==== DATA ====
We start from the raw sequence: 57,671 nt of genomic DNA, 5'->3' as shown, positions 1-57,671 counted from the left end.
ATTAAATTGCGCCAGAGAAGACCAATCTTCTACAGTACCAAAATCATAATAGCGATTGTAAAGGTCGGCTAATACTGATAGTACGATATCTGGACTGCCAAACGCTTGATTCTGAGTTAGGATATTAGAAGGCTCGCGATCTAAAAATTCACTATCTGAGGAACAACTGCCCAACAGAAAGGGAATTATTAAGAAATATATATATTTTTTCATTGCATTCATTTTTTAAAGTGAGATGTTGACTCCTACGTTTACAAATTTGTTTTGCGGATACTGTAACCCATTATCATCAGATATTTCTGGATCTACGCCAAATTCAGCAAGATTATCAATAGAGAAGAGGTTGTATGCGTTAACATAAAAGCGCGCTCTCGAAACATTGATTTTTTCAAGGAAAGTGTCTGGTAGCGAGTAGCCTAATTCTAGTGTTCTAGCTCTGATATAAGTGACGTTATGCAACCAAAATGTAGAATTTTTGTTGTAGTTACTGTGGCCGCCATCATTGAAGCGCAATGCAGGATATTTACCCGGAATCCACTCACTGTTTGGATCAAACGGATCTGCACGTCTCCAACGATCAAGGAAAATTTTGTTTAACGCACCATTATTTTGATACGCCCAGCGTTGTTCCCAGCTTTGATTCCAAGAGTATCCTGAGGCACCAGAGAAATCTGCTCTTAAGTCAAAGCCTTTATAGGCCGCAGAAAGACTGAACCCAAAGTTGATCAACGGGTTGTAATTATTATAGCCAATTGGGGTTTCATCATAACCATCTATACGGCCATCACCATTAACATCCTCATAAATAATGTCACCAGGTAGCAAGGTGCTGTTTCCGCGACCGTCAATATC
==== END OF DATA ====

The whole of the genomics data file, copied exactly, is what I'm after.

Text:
We start from the raw sequence: 57,671 nt of genomic DNA, 5'->3' as shown, positions 1-57,671 counted from the left end.
ATTAAATTGCGCCAGAGAAGACCAATCTTCTACAGTACCAAAATCATAATAGCGATTGTAAAGGTCGGCTAATACTGATAGTACGATATCTGGACTGCCAAACGCTTGATTCTGAGTTAGGATATTAGAAGGCTCGCGATCTAAAAATTCACTATCTGAGGAACAACTGCCCAACAGAAAGGGAATTATTAAGAAATATATATATTTTTTCATTGCATTCATTTTTTAAAGTGAGATGTTGACTCCTACGTTTACAAATTTGTTTTGCGGATACTGTAACCCATTATCATCAGATATTTCTGGATCTACGCCAAATTCAGCAAGATTATCAATAGAGAAGAGGTTGTATGCGTTAACATAAAAGCGCGCTCTCGAAACATTGATTTTTTCAAGGAAAGTGTCTGGTAGCGAGTAGCCTAATTCTAGTGTTCTAGCTCTGATATAAGTGACGTTATGCAACCAAAATGTAGAATTTTTGTTGTAGTTACTGTGGCCGCCATCATTGAAGCGCAATGCAGGATATTTACCCGGAATCCACTCACTGTTTGGATCAAACGGATCTGCACGTCTCCAACGATCAAGGAAAATTTTGTTTAACGCACCATTATTTTGATACGCCCAGCGTTGTTCCCAGCTTTGATTCCAAGAGTATCCTGAGGCACCAGAGAAATCTGCTCTTAAGTCAAAGCCTTTATAGGCCGCAGAAAGACTGAACCCAAAGTTGATCAACGGGTTGTAATTATTATAGCCAATTGGGGTTTCATCATAACCATCTATACGGCCATCACCATTAACATCCTCATAAATAATGTCACCAGGTAGCAAGGTGCTGTTTCCGCGACCGTCAATATC